depiction of Aziz’s Indian community, English homework help

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Humanities

Question Description

This forum has three sections, and the questions are based on A Passage To India and the assigned "selections from Gandhi" ( you can googlethis week. Please respond all three sections; failure to respond to any one section will result in a lower grade for the discussion.

Read "Selections from “Mahatma Gandhi.” it can be googled


  1. Compare Forster’s depiction of the English with his depiction of Aziz’s Indian community. How would Gandhi view the differences in Forster’s portrayals? Would Gandhi see any biases? Did you see any biases?
  2. After viewing the film version of Forster’s work, do you think that Forster would have agreed with Gandhi’s call for nonviolent resistance and Indian independence? Why?
  3. What is Forster’s primary critique of the British in India? Does Gandhi share a similar critique in his writings?


Please divide your response into paragraphs for easier reading. Please note your post should equally answer both sections. Note that I will be checking to see if you actually completed the readings and used critical thinking within your discussion.

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Final Answer

Hey. Please review the attached document and make your comments before the time elapses in case for any changes. Will check on you later.Thanks.

Running head: A PASSAGE TO INDIA

1

A Passage to India
Institutional Affiliation
Name
Date

A PASSAGE TO INDIA

2

A comparative look at the way Forster depicts the English and the way he depicts the
Indian community through the persona of Aziz in A Passage to India may be seen in the realms
of how he treats the issue of the possibility of an Englishman and Indian ever being friends. This
is in the context of the British colonialism where he uses this issue as the basis of exploring the
wider subject of the way the British colonizers controlled India politically as well as the personal
relationships of Englishmen and Indians such as that between Atela and Fielding on one hand
and Aziz on the other.
Forster uses the initial scorn Aziz hand for the Englishmen to depict the cultural and
political divide between the two cultures. However, with time, the rather comical view the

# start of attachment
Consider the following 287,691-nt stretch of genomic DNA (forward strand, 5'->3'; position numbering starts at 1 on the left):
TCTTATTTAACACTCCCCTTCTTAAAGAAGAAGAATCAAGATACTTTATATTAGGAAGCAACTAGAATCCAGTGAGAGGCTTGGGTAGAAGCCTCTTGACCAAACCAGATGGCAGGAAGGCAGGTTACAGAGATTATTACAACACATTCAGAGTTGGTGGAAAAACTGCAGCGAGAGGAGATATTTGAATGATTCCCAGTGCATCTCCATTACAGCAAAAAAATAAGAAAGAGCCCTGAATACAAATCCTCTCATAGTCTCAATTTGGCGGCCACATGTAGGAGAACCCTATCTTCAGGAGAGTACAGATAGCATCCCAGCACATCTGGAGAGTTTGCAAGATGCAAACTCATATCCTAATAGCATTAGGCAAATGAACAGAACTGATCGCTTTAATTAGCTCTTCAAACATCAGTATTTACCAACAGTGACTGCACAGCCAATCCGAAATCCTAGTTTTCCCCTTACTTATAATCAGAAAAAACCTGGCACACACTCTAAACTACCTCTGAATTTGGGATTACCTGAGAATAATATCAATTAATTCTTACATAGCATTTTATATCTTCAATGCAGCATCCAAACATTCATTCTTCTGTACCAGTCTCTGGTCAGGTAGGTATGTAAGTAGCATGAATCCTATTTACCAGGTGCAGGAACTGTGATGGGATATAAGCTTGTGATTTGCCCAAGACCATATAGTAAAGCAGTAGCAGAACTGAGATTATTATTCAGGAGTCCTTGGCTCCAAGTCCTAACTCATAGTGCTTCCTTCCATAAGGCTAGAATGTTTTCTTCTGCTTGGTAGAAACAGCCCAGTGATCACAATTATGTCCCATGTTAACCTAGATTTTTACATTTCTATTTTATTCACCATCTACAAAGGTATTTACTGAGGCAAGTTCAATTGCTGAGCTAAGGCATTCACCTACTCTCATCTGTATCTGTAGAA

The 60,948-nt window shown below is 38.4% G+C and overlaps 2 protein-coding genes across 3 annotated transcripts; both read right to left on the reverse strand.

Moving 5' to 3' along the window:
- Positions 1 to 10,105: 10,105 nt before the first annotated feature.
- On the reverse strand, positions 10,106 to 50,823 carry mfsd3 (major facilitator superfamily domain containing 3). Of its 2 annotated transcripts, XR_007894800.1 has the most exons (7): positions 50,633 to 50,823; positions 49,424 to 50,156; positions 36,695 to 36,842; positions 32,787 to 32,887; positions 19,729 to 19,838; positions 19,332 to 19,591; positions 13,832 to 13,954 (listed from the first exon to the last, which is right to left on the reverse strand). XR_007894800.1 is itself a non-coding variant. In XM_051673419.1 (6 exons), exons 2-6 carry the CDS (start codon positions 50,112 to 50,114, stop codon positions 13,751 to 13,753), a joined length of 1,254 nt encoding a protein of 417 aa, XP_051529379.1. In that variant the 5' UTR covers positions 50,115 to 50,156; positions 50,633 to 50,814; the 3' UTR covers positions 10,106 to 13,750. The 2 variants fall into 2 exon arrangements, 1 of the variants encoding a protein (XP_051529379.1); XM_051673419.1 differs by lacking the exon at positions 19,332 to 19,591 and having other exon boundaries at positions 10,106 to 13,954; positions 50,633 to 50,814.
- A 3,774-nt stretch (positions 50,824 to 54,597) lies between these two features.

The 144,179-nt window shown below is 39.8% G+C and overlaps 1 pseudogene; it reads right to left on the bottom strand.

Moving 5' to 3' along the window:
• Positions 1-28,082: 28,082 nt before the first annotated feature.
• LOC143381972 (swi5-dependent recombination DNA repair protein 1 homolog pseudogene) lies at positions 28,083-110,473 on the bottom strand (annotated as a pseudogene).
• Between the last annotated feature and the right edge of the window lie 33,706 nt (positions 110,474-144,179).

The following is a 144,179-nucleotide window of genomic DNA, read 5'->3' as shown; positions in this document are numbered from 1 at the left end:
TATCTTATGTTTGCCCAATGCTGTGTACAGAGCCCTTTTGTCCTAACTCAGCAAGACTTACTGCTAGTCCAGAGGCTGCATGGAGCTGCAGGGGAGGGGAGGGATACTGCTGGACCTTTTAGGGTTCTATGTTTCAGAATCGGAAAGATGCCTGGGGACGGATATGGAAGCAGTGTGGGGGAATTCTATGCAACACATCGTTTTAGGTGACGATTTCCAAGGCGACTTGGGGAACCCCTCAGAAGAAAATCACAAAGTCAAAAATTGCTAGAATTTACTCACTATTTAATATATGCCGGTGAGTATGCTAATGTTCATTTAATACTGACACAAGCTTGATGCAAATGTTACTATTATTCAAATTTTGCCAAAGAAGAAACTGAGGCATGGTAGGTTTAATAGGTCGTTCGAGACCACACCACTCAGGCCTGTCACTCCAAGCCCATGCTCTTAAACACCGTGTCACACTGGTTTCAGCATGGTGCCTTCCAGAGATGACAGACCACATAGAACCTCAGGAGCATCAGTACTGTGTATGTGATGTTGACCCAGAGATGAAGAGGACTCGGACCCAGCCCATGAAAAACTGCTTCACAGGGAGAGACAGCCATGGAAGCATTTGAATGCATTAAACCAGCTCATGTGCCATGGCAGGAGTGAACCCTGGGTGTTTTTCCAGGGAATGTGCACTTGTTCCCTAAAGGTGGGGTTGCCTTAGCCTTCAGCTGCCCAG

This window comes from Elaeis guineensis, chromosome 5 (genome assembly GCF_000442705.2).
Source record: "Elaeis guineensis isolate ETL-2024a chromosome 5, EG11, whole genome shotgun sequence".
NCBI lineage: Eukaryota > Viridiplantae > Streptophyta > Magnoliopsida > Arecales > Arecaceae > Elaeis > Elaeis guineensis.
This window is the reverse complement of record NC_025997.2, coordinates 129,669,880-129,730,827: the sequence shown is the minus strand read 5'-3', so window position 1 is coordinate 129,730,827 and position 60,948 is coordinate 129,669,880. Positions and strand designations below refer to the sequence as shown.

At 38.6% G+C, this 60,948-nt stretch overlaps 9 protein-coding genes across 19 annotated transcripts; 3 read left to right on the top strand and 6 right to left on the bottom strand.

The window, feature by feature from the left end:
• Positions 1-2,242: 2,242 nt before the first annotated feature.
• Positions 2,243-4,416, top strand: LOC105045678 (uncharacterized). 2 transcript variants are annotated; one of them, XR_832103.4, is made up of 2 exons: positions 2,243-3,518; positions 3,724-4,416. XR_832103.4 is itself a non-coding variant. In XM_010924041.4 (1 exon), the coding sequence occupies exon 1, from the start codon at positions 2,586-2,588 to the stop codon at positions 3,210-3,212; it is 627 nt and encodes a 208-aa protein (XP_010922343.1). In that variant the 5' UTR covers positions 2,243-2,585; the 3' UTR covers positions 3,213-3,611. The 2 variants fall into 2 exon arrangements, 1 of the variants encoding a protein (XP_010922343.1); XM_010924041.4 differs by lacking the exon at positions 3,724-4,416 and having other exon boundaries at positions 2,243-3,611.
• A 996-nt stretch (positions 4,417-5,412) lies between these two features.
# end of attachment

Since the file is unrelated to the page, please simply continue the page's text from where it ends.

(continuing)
Indians may have hand over the English is slowly replaced but something more intuitive as
evident in the relationship that Aziz had with Mrs. Moore that takes the possibility of
development of a more genuine friendship especially with Fielding. Therefore, despite the
negative and deriding perception that Forster seem to depict of the Indians through the character
of Aziz, he develops relationships that can be seen as a cultivating a more positive modeling of
liberal humanism.
Forster therefore seems to be advocating for the possibility of the British colonization in
India rule being more respectful and successful if only both sides would treat each other the way
Fielding and Aziz did. Their relationship despite the obvious cultural differences was founded on
regarding each other humanely through being frank, intelligent, and trustworthy. However, the
whole notion that Forster portrays in his work despite being careful in striking a difference
between what he considers as “muddle” and “mystery” would be in opposition to Gandhi’s
views. Forster uses the word “Muddle” as a connotation for something that is dangerous or

A PASSAGE TO INDIA

3

disorderly, and “mystery” to suggest some mystical and orderly way as that from a spiritual
force, Gandhi is of a totally different view. The depiction of India has its fair share of biases as
exemplified in Forster’s character, Fielding, such as the admission of the fact that the country is a
“muddle,” while other characters like Godbole and Mrs. Moore regard it as a mystery.
The other biases are further depicted in way of its architecture and landscape of the
countryside which is shown as formless, while its plant and animal life as defying identification.
This is in addition to the way the quality of India’s environment is shown to be muddled
mirroring its native population, in terms of a mixture of religious, linguistic,...

Oraajvfr (2799)
UC Berkeley

Anonymous
Excellent resource! Really helped me get the gist of things.

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